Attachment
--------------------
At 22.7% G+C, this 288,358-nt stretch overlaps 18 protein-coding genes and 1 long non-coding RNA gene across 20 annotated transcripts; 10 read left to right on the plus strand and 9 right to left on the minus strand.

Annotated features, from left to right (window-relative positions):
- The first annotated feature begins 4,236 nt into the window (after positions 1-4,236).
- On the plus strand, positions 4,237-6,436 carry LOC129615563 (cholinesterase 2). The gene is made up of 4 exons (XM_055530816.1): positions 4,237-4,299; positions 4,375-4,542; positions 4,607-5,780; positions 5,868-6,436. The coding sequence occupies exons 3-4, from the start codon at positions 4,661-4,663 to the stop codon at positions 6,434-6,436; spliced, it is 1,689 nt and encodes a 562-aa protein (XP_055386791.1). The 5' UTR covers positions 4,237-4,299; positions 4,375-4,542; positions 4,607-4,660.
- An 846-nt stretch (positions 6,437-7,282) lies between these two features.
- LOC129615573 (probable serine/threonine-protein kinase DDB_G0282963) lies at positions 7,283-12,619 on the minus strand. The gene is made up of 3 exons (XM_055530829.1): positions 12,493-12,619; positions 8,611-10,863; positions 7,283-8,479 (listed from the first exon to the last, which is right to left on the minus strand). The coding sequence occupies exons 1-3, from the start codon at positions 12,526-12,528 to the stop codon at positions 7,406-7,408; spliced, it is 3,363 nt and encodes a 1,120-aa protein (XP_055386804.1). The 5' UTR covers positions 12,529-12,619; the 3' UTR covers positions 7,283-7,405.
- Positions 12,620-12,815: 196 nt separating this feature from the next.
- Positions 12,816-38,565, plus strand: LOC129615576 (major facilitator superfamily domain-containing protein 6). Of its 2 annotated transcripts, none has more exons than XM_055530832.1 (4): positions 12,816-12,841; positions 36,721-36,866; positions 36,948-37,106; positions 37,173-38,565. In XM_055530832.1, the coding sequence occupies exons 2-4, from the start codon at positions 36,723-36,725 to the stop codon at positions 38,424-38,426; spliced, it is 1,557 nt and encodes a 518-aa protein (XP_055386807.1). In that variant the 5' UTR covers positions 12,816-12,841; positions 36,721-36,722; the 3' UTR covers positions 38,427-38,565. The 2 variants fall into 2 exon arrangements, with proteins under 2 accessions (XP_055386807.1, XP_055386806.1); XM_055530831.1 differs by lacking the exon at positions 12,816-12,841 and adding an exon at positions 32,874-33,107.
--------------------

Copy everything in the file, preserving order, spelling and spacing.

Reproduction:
At 22.7% G+C, this 288,358-nt stretch overlaps 18 protein-coding genes and 1 long non-coding RNA gene across 20 annotated transcripts; 10 read left to right on the plus strand and 9 right to left on the minus strand.

Annotated features, from left to right (window-relative positions):
- The first annotated feature begins 4,236 nt into the window (after positions 1-4,236).
- On the plus strand, positions 4,237-6,436 carry LOC129615563 (cholinesterase 2). The gene is made up of 4 exons (XM_055530816.1): positions 4,237-4,299; positions 4,375-4,542; positions 4,607-5,780; positions 5,868-6,436. The coding sequence occupies exons 3-4, from the start codon at positions 4,661-4,663 to the stop codon at positions 6,434-6,436; spliced, it is 1,689 nt and encodes a 562-aa protein (XP_055386791.1). The 5' UTR covers positions 4,237-4,299; positions 4,375-4,542; positions 4,607-4,660.
- An 846-nt stretch (positions 6,437-7,282) lies between these two features.
- LOC129615573 (probable serine/threonine-protein kinase DDB_G0282963) lies at positions 7,283-12,619 on the minus strand. The gene is made up of 3 exons (XM_055530829.1): positions 12,493-12,619; positions 8,611-10,863; positions 7,283-8,479 (listed from the first exon to the last, which is right to left on the minus strand). The coding sequence occupies exons 1-3, from the start codon at positions 12,526-12,528 to the stop codon at positions 7,406-7,408; spliced, it is 3,363 nt and encodes a 1,120-aa protein (XP_055386804.1). The 5' UTR covers positions 12,529-12,619; the 3' UTR covers positions 7,283-7,405.
- Positions 12,620-12,815: 196 nt separating this feature from the next.
- Positions 12,816-38,565, plus strand: LOC129615576 (major facilitator superfamily domain-containing protein 6). Of its 2 annotated transcripts, none has more exons than XM_055530832.1 (4): positions 12,816-12,841; positions 36,721-36,866; positions 36,948-37,106; positions 37,173-38,565. In XM_055530832.1, the coding sequence occupies exons 2-4, from the start codon at positions 36,723-36,725 to the stop codon at positions 38,424-38,426; spliced, it is 1,557 nt and encodes a 518-aa protein (XP_055386807.1). In that variant the 5' UTR covers positions 12,816-12,841; positions 36,721-36,722; the 3' UTR covers positions 38,427-38,565. The 2 variants fall into 2 exon arrangements, with proteins under 2 accessions (XP_055386807.1, XP_055386806.1); XM_055530831.1 differs by lacking the exon at positions 12,816-12,841 and adding an exon at positions 32,874-33,107.